Friday, July 6, 2007


In Littleton that night, after Cousin Carolyn and her husband Thor had left – Thor living proof since I was very young of how wrong they could be. Carolyn always so level-headed, they said, so unusually effective – for a woman in – business. They said it silently clicking their tongues and tutt-tuting through pursed lips. So solid, they said, until that vacation in Norway (which was 45 years ago now). Can you imagine it? Someone from our family marrying her young ski instructor?

Which is why they had made fun just now of Carolyn after she left , and by implication of me because what had been so outrageous was her admiration for a very small and light piece of my writing. And the we went off to dinner at Littleton’s newest restaurant – here in the far north, just below the Canadian border -- surrounded by the highest mountains in the East – this new restaurant was called the Clam Box. Right at our cramped table - one of those family scenes I had been so good at avoiding for so many years – a cousin and an aunt of whom I was suspicious – here about as far as you could get from any sea – right in our face at the table an aquarium tank filled with slimy monsters – a banded water snake, a sort of squid thing, small cat fish sucking up something nasty at the bottom of the tank – a very slippery eel – all right her at the table where we were supposed to eat their close relatives.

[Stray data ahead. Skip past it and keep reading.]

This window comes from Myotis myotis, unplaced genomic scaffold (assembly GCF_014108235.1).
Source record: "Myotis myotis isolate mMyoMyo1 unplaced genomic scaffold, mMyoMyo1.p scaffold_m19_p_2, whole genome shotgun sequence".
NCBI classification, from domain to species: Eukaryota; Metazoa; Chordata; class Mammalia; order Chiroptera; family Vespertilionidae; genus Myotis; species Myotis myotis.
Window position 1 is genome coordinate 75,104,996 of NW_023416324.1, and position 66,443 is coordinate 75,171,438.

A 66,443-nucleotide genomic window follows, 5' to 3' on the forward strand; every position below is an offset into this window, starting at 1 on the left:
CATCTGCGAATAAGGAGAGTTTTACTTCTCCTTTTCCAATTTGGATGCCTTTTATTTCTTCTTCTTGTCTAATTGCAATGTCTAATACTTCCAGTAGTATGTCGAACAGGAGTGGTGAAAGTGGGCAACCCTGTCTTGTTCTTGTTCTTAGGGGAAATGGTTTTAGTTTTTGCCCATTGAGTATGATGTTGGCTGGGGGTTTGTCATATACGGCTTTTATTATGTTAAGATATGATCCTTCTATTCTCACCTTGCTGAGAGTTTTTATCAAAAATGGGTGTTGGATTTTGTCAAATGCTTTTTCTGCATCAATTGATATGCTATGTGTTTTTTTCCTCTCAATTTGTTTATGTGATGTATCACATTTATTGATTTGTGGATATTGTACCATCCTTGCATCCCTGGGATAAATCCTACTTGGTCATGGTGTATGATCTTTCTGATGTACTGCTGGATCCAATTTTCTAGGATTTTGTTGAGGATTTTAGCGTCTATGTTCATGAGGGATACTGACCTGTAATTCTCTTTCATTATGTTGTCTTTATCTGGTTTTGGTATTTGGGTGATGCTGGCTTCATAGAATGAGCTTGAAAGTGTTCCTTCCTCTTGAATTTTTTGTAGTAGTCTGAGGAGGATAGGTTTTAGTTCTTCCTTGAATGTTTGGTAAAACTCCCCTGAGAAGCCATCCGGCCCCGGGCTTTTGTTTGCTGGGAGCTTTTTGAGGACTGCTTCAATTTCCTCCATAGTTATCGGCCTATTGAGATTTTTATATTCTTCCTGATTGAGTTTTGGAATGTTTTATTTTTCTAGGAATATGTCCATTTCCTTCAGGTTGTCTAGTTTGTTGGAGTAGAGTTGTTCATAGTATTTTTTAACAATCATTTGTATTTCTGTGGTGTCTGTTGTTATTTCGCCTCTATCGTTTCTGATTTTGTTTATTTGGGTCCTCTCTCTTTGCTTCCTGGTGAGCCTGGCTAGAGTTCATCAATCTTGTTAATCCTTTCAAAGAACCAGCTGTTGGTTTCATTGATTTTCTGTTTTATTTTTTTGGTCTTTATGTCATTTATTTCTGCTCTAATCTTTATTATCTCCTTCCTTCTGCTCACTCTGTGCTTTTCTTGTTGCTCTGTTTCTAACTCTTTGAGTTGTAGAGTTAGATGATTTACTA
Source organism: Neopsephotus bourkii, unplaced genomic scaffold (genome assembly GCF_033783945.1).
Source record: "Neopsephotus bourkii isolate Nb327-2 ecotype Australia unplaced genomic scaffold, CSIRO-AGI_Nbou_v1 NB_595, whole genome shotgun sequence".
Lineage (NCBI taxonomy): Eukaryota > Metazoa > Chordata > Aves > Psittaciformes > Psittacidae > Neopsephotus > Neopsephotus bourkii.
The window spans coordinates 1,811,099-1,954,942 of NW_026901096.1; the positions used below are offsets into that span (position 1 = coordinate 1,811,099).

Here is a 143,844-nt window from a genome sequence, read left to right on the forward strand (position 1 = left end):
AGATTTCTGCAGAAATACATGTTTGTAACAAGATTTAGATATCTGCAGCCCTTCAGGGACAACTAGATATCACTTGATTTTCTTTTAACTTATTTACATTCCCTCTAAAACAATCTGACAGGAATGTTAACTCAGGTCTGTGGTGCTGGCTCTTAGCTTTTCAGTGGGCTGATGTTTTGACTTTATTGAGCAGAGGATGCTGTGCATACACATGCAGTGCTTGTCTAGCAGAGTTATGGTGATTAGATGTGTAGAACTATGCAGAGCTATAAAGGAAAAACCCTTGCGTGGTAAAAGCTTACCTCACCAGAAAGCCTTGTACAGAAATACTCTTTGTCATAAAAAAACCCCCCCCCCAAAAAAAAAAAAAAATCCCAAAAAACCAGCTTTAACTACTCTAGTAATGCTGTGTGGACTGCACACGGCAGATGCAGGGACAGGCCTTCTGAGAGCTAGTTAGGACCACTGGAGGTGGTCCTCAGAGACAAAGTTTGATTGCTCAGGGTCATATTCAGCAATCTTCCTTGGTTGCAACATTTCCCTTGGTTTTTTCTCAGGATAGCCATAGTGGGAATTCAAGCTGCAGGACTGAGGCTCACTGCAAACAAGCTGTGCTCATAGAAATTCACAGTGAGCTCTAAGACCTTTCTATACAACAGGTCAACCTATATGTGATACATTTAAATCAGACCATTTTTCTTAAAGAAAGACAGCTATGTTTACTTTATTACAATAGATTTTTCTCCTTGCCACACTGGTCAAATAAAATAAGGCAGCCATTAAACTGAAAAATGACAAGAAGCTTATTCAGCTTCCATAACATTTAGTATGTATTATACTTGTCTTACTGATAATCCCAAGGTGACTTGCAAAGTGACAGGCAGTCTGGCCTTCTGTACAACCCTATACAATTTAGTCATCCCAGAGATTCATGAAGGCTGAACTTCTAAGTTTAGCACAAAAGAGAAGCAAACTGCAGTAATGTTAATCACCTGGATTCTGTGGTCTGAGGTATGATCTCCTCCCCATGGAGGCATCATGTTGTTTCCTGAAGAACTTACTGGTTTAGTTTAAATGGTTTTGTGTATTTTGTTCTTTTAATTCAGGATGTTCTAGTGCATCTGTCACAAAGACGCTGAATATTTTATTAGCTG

This had been in August – this part of the hunt for what had happened in the deep past up here. And now it was late November and in-between was a trip that turned into a trysting trip – which combined intense sex with longing and what felt like instant betrayal, a trip during which this present seemed strangely familiar and the information about the past was pouring in and reaching flood proportions - and now it was nearly Thanksgiving and I was back. My first night – caught in a death-like whiteout in the notch = I’d gotten up to my old friend Ellen's house very late, but the next night I met up with Lauryn – who it turned out was recovering from her recent time in and out of Minneapolis battered women’s shelter with a new boyfriend in New Hampshire – a Littleton man who worked construction in summer and ski patrol in winter, and whose father was a locally famous Canadian mob figure from prohibition days. Not exactly what our family fancied itself, and it was seeming to me likely that this new place of Lauryn’s was far safer than any place for her in our dark, careful, faux Victorian family.

She said on the phone that the best place to meet, the best food, was the new sports bar above this new restaurant called the Clam Box.

Clams in the mountains. A Sports bar.

In the summer I had noticed how on nearly every village green in Vermont there were folksingers – the sixties seemed alive in Vermont’s eighties – and every Vermont town had all these new eating places – sometimes fancy nouvelle this or that, and sometimes health food that was thankfully as far removed as the fancy food from the traditional tasteless New England boiled dinner.

Most New Hampshire villages did not have village greens. I did not know of the Clam Box in August but would not have gone there if I had. I went to the Littleton Diner – which had a big blackboard advertising new specials – just like in all the new eating places in Vermont.

There was only one special on the Littleton Diner board. Oh God – am I becoming as snotty as the tight-ass people I came from? But so help me, the special was Cheeseburger quiche.

This strange part of the world that was supposed to be the happy summer place of my childhood – this past which was changing from sunshine to dangerous darkness so fast I had to be alert to keep up.

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